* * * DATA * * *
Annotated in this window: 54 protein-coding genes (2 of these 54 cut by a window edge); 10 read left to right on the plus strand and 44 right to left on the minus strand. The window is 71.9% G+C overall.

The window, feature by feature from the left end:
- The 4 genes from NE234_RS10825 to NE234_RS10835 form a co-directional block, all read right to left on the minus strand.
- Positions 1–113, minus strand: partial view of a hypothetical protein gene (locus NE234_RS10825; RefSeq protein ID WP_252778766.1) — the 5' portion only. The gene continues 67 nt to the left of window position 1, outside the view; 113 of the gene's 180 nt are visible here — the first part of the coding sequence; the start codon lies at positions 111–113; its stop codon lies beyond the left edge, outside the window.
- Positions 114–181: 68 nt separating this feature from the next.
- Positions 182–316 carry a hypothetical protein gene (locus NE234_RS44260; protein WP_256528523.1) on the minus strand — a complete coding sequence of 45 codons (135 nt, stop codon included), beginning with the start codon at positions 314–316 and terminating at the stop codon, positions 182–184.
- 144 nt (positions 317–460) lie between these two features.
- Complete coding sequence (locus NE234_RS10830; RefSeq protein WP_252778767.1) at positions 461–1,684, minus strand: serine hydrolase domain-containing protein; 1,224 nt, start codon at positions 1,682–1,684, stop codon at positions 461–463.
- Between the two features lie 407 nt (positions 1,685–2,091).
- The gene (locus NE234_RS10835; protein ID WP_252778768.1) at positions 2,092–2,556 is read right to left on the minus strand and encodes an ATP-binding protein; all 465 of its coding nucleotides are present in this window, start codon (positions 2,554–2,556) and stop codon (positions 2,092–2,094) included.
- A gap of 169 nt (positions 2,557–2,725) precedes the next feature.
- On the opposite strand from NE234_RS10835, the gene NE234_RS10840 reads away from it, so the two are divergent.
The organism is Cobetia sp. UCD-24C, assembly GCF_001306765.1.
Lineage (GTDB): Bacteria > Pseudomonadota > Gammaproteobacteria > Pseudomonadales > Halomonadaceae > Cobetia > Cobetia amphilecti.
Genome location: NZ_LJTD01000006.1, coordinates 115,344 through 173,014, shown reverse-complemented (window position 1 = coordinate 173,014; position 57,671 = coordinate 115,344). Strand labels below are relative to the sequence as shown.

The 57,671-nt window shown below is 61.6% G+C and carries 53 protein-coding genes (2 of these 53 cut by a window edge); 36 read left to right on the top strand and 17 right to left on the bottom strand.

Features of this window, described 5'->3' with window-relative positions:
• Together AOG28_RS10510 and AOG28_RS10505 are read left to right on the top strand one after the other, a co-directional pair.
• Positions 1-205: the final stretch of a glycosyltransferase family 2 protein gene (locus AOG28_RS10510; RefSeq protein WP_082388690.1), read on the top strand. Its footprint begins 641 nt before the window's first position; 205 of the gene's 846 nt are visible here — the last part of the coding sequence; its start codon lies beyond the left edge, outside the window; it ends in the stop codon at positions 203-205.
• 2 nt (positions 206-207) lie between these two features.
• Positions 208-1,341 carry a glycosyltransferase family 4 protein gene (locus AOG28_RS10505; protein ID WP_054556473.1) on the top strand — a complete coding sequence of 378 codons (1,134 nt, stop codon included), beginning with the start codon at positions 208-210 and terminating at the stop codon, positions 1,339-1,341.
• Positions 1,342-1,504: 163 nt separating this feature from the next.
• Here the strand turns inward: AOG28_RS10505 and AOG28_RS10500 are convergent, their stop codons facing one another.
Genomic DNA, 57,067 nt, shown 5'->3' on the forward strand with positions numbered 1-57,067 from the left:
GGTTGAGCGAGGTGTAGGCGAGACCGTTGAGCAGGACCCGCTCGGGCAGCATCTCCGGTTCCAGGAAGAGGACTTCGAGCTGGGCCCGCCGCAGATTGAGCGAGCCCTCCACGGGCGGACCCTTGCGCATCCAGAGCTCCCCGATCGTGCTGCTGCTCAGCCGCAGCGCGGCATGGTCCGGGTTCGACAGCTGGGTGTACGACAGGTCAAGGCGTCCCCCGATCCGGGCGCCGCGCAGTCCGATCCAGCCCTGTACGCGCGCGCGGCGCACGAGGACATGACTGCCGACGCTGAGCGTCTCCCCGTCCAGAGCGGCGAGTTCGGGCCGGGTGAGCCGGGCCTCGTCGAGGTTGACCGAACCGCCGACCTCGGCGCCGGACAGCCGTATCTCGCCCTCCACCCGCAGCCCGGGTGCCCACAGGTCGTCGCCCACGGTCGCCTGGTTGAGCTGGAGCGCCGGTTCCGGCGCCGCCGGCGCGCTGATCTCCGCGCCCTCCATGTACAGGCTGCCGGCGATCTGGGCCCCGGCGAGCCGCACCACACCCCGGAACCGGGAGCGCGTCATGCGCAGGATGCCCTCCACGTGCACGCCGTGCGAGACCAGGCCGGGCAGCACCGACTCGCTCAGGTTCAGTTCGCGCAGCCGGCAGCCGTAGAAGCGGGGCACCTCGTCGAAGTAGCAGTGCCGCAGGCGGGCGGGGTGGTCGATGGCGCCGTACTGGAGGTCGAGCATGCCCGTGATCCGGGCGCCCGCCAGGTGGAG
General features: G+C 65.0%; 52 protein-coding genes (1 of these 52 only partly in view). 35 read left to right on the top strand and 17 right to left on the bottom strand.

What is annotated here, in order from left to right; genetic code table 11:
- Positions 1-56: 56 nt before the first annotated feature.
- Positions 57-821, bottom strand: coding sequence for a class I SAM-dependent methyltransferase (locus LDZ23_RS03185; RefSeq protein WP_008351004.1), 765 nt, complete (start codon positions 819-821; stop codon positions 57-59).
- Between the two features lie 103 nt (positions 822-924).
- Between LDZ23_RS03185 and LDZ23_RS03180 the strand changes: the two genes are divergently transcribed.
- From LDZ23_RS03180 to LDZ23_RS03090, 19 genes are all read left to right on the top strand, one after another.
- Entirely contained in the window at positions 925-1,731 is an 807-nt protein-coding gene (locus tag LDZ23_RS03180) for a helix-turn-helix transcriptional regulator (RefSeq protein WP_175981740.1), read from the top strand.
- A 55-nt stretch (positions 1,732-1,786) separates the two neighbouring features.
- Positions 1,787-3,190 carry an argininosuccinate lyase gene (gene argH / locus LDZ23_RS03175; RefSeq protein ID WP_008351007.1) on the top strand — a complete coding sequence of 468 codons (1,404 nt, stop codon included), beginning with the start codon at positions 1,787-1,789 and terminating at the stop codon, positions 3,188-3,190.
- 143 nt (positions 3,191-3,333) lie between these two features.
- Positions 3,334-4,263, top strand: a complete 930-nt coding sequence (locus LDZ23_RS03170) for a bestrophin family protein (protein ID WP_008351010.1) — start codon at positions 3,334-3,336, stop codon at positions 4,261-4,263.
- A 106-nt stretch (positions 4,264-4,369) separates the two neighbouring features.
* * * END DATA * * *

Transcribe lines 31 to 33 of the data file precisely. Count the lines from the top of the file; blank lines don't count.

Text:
- Between LDZ23_RS03185 and LDZ23_RS03180 the strand changes: the two genes are divergently transcribed.
- From LDZ23_RS03180 to LDZ23_RS03090, 19 genes are all read left to right on the top strand, one after another.
- Entirely contained in the window at positions 925-1,731 is an 807-nt protein-coding gene (locus tag LDZ23_RS03180) for a helix-turn-helix transcriptional regulator (RefSeq protein WP_175981740.1), read from the top strand.